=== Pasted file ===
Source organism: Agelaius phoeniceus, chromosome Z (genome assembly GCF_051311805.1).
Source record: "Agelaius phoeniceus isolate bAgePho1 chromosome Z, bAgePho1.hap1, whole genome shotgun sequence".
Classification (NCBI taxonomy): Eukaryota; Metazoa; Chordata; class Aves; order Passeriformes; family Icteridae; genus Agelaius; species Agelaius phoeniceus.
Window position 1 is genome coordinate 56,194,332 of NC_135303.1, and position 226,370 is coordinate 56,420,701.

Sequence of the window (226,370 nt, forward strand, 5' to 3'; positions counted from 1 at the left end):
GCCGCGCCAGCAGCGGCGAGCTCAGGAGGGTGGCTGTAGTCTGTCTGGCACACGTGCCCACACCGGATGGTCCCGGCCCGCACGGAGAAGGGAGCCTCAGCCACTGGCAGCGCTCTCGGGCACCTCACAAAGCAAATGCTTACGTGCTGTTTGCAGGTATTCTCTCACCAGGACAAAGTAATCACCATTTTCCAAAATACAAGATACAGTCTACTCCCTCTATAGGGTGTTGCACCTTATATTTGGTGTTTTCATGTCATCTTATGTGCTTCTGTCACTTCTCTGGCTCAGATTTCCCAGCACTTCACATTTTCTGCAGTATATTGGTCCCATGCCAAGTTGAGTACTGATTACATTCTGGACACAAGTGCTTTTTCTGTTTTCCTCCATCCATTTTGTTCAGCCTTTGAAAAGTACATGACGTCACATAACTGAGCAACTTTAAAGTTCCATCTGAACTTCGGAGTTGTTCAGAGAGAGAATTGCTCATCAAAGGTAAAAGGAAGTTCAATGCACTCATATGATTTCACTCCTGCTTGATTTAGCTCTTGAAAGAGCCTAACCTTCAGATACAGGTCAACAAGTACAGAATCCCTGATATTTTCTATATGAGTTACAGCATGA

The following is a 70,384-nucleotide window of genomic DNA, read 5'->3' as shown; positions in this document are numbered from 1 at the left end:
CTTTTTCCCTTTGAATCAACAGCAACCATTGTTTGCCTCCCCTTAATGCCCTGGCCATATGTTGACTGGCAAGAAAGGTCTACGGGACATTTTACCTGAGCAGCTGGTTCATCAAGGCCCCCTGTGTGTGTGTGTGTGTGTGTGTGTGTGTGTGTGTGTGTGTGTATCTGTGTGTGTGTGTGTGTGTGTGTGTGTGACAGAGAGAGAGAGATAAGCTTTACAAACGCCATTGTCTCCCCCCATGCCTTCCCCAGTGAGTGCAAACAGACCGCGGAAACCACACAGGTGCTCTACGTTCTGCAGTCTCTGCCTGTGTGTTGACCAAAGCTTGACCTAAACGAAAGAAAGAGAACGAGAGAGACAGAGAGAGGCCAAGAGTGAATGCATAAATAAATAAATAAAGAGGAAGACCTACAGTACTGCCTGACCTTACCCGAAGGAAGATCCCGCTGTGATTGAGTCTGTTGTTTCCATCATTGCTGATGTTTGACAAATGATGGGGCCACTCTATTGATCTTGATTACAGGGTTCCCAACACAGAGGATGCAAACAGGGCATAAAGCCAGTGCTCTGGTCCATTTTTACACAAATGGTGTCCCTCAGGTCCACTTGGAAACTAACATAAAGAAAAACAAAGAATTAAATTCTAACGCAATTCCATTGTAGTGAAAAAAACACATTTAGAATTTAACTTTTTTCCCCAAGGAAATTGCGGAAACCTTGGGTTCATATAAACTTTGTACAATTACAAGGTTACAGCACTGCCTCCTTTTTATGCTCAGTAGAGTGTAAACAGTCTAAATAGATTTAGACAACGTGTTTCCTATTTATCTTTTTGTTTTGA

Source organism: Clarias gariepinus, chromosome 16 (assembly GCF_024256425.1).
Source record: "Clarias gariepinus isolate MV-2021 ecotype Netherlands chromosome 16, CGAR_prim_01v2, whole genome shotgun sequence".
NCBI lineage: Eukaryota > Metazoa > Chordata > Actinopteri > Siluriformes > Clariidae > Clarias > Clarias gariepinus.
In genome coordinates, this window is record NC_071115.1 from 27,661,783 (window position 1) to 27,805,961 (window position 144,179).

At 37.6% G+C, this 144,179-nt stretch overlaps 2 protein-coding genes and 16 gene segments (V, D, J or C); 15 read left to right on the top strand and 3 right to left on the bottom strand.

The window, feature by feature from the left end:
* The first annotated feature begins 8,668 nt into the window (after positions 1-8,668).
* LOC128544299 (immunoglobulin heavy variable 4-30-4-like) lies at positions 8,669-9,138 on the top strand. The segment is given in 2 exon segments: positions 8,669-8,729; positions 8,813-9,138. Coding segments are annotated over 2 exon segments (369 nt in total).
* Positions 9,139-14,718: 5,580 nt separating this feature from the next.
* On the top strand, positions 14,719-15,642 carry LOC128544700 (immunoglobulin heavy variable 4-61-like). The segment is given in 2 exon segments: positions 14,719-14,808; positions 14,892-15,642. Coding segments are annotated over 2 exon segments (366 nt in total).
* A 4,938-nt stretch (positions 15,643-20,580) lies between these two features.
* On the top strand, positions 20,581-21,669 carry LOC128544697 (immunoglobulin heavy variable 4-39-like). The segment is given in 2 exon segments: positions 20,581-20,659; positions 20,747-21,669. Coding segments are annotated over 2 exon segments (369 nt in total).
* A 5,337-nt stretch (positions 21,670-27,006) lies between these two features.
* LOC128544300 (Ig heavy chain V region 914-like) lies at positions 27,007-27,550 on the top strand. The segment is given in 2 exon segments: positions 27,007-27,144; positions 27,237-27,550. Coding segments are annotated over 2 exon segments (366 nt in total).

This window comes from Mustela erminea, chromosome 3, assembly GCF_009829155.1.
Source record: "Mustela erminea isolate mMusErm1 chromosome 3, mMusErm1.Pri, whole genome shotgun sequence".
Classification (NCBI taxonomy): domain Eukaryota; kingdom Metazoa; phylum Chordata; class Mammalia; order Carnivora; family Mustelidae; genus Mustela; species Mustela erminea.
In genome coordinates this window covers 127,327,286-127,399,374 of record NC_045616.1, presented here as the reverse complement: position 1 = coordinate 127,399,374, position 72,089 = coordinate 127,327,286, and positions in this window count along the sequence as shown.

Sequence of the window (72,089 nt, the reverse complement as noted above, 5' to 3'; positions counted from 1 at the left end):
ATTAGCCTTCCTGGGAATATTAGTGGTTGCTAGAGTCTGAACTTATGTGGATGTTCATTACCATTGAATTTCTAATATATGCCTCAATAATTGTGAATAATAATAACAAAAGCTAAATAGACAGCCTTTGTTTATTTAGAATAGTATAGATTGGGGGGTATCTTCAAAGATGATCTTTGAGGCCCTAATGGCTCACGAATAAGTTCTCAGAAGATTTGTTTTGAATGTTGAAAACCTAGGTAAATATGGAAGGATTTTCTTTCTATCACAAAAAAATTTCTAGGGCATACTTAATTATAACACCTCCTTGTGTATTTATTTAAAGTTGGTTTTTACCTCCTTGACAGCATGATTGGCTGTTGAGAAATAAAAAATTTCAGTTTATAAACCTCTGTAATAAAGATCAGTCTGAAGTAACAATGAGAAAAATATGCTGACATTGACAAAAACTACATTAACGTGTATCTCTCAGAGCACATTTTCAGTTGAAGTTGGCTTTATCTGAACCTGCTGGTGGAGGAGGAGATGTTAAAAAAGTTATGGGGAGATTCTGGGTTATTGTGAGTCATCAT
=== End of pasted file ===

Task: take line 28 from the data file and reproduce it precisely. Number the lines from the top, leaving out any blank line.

ATTAGCCTTCCTGGGAATATTAGTGGTTGCTAGAGTCTGAACTTATGTGGATGTTCATTACCATTGAATTTCTAATATATGCCTCAATAATTGTGAATAATAATAACAAAAGCTAAATAGACAGCCTTTGTTTATTTAGAATAGTATAGATTGGGGGGTATCTTCAAAGATGATCTTTGAGGCCCTAATGGCTCACGAATAAGTTCTCAGAAGATTTGTTTTGAATGTTGAAAACCTAGGTAAATATGGAAGGATTTTCTTTCTATCACAAAAAAATTTCTAGGGCATACTTAATTATAACACCTCCTTGTGTATTTATTTAAAGTTGGTTTTTACCTCCTTGACAGCATGATTGGCTGTTGAGAAATAAAAAATTTCAGTTTATAAACCTCTGTAATAAAGATCAGTCTGAAGTAACAATGAGAAAAATATGCTGACATTGACAAAAACTACATTAACGTGTATCTCTCAGAGCACATTTTCAGTTGAAGTTGGCTTTATCTGAACCTGCTGGTGGAGGAGGAGATGTTAAAAAAGTTATGGGGAGATTCTGGGTTATTGTGAGTCATCAT